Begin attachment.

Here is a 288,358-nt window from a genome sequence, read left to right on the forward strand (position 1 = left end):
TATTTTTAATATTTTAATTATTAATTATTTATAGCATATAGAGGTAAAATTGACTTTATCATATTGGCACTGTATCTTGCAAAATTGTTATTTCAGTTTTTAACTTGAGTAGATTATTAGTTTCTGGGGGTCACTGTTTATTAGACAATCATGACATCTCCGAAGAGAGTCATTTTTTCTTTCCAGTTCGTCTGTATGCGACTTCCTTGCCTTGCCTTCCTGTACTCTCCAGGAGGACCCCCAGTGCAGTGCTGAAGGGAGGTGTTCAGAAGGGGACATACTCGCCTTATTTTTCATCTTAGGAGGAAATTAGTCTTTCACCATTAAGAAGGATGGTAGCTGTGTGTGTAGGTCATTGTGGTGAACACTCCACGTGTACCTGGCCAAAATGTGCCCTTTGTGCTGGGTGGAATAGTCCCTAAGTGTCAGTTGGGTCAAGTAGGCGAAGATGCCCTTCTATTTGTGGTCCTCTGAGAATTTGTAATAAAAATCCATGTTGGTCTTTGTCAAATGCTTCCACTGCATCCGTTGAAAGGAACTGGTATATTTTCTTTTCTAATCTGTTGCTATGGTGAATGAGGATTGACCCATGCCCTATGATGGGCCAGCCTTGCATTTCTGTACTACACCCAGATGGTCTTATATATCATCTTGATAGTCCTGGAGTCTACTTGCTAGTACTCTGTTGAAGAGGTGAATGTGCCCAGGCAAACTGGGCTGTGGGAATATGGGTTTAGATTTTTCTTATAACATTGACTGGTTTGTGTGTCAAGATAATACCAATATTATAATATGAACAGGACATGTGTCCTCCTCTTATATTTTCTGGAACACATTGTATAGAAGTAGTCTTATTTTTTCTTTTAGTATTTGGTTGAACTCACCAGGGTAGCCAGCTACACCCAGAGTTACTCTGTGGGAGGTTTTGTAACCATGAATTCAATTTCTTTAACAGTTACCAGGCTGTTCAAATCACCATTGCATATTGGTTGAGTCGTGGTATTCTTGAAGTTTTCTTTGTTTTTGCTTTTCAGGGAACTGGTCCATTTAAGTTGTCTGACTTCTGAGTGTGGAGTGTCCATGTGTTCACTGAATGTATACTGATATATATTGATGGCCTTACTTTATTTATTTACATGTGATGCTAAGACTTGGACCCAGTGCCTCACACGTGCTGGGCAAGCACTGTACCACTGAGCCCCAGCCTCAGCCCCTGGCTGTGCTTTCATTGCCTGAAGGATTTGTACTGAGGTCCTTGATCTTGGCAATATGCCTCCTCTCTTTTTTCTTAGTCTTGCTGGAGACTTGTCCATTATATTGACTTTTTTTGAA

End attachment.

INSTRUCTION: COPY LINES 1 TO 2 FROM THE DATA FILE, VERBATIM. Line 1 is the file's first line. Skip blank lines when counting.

Here is a 288,358-nt window from a genome sequence, read left to right on the forward strand (position 1 = left end):
TATTTTTAATATTTTAATTATTAATTATTTATAGCATATAGAGGTAAAATTGACTTTATCATATTGGCACTGTATCTTGCAAAATTGTTATTTCAGTTTTTAACTTGAGTAGATTATTAGTTTCTGGGGGTCACTGTTTATTAGACAATCATGACATCTCCGAAGAGAGTCATTTTTTCTTTCCAGTTCGTCTGTATGCGACTTCCTTGCCTTGCCTTCCTGTACTCTCCAGGAGGACCCCCAGTGCAGTGCTGAAGGGAGGTGTTCAGAAGGGGACATACTCGCCTTATTTTTCATCTTAGGAGGAAATTAGTCTTTCACCATTAAGAAGGATGGTAGCTGTGTGTGTAGGTCATTGTGGTGAACACTCCACGTGTACCTGGCCAAAATGTGCCCTTTGTGCTGGGTGGAATAGTCCCTAAGTGTCAGTTGGGTCAAGTAGGCGAAGATGCCCTTCTATTTGTGGTCCTCTGAGAATTTGTAATAAAAATCCATGTTGGTCTTTGTCAAATGCTTCCACTGCATCCGTTGAAAGGAACTGGTATATTTTCTTTTCTAATCTGTTGCTATGGTGAATGAGGATTGACCCATGCCCTATGATGGGCCAGCCTTGCATTTCTGTACTACACCCAGATGGTCTTATATATCATCTTGATAGTCCTGGAGTCTACTTGCTAGTACTCTGTTGAAGAGGTGAATGTGCCCAGGCAAACTGGGCTGTGGGAATATGGGTTTAGATTTTTCTTATAACATTGACTGGTTTGTGTGTCAAGATAATACCAATATTATAATATGAACAGGACATGTGTCCTCCTCTTATATTTTCTGGAACACATTGTATAGAAGTAGTCTTATTTTTTCTTTTAGTATTTGGTTGAACTCACCAGGGTAGCCAGCTACACCCAGAGTTACTCTGTGGGAGGTTTTGTAACCATGAATTCAATTTCTTTAACAGTTACCAGGCTGTTCAAATCACCATTGCATATTGGTTGAGTCGTGGTATTCTTGAAGTTTTCTTTGTTTTTGCTTTTCAGGGAACTGGTCCATTTAAGTTGTCTGACTTCTGAGTGTGGAGTGTCCATGTGTTCACTGAATGTATACTGATATATATTGATGGCCTTACTTTATTTATTTACATGTGATGCTAAGACTTGGACCCAGTGCCTCACACGTGCTGGGCAAGCACTGTACCACTGAGCCCCAGCCTCAGCCCCTGGCTGTGCTTTCATTGCCTGAAGGATTTGTACTGAGGTCCTTGATCTTGGCAATATGCCTCCTCTCTTTTTTCTTAGTCTTGCTGGAGACTTGTCCATTATATTGACTTTTTTTGAA